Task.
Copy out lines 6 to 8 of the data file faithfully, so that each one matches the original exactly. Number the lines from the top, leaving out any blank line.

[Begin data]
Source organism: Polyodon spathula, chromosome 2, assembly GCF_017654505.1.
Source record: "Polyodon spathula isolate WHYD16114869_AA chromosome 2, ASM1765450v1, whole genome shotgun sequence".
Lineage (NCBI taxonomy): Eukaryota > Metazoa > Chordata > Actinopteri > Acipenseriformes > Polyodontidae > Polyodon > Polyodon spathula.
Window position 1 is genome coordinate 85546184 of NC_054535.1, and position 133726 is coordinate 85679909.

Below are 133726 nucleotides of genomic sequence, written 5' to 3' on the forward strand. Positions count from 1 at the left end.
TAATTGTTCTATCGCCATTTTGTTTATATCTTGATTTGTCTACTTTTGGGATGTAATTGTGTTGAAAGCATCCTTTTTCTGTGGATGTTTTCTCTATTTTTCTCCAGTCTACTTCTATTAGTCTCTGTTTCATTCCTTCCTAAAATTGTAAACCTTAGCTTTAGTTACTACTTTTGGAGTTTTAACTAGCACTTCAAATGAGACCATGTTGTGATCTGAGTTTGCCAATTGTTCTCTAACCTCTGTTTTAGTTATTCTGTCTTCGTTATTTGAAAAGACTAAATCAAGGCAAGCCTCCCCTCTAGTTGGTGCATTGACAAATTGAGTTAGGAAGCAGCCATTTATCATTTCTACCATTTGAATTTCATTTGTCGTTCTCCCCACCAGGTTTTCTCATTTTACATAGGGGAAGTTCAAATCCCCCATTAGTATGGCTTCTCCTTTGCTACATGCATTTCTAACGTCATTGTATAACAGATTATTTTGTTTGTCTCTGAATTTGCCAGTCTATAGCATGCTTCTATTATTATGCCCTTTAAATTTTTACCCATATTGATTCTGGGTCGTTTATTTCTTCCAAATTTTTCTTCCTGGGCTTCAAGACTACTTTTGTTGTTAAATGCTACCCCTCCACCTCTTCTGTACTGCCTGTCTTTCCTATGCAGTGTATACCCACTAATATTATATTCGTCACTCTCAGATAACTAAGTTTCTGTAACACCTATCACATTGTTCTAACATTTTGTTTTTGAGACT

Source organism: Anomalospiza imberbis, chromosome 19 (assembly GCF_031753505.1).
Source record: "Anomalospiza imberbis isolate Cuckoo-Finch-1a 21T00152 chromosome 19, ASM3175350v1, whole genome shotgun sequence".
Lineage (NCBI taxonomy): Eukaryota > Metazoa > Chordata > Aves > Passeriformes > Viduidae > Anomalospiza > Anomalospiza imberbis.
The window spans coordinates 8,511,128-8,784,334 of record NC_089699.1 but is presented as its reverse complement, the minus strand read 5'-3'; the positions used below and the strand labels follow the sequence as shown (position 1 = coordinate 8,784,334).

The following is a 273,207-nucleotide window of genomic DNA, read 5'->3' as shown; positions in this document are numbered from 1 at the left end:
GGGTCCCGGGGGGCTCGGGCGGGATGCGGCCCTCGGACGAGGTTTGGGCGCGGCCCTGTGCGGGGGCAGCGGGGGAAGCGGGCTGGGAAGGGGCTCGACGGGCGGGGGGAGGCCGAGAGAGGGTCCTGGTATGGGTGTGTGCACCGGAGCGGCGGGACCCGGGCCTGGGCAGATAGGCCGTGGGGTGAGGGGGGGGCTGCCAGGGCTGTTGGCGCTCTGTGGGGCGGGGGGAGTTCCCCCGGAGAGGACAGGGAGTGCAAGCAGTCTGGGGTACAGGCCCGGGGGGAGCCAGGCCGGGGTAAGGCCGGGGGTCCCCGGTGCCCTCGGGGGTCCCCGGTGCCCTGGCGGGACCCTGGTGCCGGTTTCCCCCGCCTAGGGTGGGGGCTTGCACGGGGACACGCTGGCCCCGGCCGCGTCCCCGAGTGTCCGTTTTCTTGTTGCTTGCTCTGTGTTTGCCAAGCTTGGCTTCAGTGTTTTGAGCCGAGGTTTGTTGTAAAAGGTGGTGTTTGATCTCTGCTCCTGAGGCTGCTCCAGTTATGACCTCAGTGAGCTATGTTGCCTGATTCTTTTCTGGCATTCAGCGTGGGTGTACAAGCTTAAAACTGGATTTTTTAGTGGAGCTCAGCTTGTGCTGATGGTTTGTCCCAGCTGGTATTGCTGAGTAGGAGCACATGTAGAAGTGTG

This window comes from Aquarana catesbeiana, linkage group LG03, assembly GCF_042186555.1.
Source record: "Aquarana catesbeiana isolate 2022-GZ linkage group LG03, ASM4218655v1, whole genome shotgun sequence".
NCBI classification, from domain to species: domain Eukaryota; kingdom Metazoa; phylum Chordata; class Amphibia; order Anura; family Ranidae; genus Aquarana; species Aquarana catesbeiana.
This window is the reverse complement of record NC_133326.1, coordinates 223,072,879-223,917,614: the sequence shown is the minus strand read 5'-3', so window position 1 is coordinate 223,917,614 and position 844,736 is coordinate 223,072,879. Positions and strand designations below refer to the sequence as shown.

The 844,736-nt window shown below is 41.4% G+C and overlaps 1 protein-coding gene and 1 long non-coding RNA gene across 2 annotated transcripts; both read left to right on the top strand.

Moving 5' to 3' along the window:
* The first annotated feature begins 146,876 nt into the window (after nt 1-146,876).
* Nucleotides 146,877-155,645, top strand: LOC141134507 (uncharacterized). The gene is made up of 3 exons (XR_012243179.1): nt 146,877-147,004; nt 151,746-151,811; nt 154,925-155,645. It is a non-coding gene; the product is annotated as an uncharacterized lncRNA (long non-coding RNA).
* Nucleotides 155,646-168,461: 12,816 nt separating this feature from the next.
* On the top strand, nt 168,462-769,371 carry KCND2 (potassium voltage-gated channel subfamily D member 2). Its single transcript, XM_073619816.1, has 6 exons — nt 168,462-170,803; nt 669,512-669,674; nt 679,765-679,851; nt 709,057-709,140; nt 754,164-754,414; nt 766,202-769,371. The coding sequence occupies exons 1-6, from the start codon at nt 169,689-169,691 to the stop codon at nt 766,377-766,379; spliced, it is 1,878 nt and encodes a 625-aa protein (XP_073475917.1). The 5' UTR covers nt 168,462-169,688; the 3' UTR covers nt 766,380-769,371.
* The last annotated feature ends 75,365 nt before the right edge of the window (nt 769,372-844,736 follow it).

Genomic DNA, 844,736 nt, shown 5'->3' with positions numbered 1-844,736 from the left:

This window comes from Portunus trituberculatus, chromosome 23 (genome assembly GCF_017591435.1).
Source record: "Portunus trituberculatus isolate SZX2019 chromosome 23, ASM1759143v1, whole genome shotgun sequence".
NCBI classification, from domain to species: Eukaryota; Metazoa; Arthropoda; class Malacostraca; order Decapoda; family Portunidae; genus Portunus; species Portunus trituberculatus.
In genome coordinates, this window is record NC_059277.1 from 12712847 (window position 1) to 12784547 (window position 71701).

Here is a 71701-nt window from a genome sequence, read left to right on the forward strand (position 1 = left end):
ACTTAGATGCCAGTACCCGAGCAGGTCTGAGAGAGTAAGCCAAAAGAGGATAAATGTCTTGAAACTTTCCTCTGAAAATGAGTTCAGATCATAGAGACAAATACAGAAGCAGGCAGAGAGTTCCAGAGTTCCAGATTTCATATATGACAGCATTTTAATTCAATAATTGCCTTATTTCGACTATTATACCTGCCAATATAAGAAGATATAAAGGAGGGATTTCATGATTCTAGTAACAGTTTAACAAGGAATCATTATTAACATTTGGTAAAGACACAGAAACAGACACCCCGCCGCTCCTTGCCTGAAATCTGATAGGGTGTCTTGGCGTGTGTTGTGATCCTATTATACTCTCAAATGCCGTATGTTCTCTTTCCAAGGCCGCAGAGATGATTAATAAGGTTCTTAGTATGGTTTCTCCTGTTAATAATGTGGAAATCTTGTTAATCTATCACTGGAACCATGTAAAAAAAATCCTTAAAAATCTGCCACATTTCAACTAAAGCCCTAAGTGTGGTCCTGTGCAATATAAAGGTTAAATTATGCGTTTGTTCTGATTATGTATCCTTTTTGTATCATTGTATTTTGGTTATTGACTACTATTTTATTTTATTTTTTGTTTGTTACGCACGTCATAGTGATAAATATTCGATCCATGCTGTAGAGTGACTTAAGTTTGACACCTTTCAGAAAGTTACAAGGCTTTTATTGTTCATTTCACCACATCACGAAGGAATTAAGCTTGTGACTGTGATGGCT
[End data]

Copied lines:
TAATTGTTCTATCGCCATTTTGTTTATATCTTGATTTGTCTACTTTTGGGATGTAATTGTGTTGAAAGCATCCTTTTTCTGTGGATGTTTTCTCTATTTTTCTCCAGTCTACTTCTATTAGTCTCTGTTTCATTCCTTCCTAAAATTGTAAACCTTAGCTTTAGTTACTACTTTTGGAGTTTTAACTAGCACTTCAAATGAGACCATGTTGTGATCTGAGTTTGCCAATTGTTCTCTAACCTCTGTTTTAGTTATTCTGTCTTCGTTATTTGAAAAGACTAAATCAAGGCAAGCCTCCCCTCTAGTTGGTGCATTGACAAATTGAGTTAGGAAGCAGCCATTTATCATTTCTACCATTTGAATTTCATTTGTCGTTCTCCCCACCAGGTTTTCTCATTTTACATAGGGGAAGTTCAAATCCCCCATTAGTATGGCTTCTCCTTTGCTACATGCATTTCTAACGTCATTGTATAACAGATTATTTTGTTTGTCTCTGAATTTGCCAGTCTATAGCATGCTTCTATTATTATGCCCTTTAAATTTTTACCCATATTGATTCTGGGTCGTTTATTTCTTCCAAATTTTTCTTCCTGGGCTTCAAGACTACTTTTGTTGTTAAATGCTACCCCTCCACCTCTTCTGTACTGCCTGTCTTTCCTATGCAGTGTATACCCACTAATATTATATTCGTCACTCTCAGATAACTAAGTTTCTGTAACACCTATCACATTGTTCTAACATTTTGTTTTTGAGACT

Source organism: Anomalospiza imberbis, chromosome 19 (assembly GCF_031753505.1).
Source record: "Anomalospiza imberbis isolate Cuckoo-Finch-1a 21T00152 chromosome 19, ASM3175350v1, whole genome shotgun sequence".